The state of Michigan has one of the best records to keep the voting list up-to – date. This is also reassuring that the state electoral authorities rejected 846 votes from people who had been dead and 1,100 more from people who had relocated.
It is worth noting that these votes were not necessarily a fraud attempt. According to the Detroit News, these voters could have died between the first and last counted votes for the 4th August.
The people named as dead or moved include electors who died or left the jurisdiction after they cast their absent ballots, said Tracy Wimmer, Benson’s spokeswoman. The State provides regular social security updates on recent deaths in Michigan so officials can identify ballots from individuals who have died before.
The number of people who have died is actually lower than the elections in November 2016 when 1 782 absentee votes were rejected, as the voters were killed in elections with 400 000 fewer absentee votes than the primary election of August 4.
Michigan clearly makes considerable attempts to keep the voter records up to date. But it doesn’t matter if Democrats get their way in the state.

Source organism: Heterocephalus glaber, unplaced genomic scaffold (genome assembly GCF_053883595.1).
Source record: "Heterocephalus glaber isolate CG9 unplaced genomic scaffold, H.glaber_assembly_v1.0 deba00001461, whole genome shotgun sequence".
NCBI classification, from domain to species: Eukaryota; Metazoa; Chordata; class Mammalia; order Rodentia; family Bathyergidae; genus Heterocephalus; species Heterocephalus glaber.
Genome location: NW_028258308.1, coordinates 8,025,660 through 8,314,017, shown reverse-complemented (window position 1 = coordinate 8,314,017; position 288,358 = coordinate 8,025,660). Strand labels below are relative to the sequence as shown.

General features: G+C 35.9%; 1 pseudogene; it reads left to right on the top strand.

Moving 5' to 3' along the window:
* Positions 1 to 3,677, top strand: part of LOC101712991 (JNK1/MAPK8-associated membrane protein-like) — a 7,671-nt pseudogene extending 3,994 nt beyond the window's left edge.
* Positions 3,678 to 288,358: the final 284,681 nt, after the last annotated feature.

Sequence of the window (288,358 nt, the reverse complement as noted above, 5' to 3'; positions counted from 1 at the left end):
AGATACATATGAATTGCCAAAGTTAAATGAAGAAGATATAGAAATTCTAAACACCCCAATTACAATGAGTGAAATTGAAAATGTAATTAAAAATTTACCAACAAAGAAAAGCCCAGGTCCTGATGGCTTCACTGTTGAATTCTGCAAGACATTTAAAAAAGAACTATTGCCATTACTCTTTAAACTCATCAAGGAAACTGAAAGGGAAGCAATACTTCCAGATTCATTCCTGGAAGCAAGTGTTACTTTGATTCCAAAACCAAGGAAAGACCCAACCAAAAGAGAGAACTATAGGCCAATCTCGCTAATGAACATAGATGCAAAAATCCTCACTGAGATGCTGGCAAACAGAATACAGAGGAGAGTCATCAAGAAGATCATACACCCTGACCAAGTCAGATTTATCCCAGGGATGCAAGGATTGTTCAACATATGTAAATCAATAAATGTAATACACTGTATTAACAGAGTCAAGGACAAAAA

Benson released the stats Friday when she urged the Republican-controlled legislature to adopt legislation before November requiring clerks to call voters when envelope signatures are not available and if they have been postmarked before election day, they would enable ballots to be counted.
“The data indicates that thousands of voters who cast eligible ballots did not take part in the elections just last week because the legislature refused to step ahead of the primary elections,” the Detroit Democratic said in a statement.
“With the turnout and absentee voting projected to double or triple in November, tens of thousands of Michigan residents could be disenfranchised should the legislature refuse to act again,” she said.
Michigan may be a law exception. Many states have bloated, out-of-date documents and are not as vigilant as Michigan to exclude the dead from the lists. If an effort is made to rid the positions of undesirable voters in these states, the Democrats who accuse of disenfranchising voters will still sue officials.
In November accurate registration rolls will mark the difference between an election filled with question marks and an election that can reasonably be considered fair. That so many states fail this test should concern us all from both sides.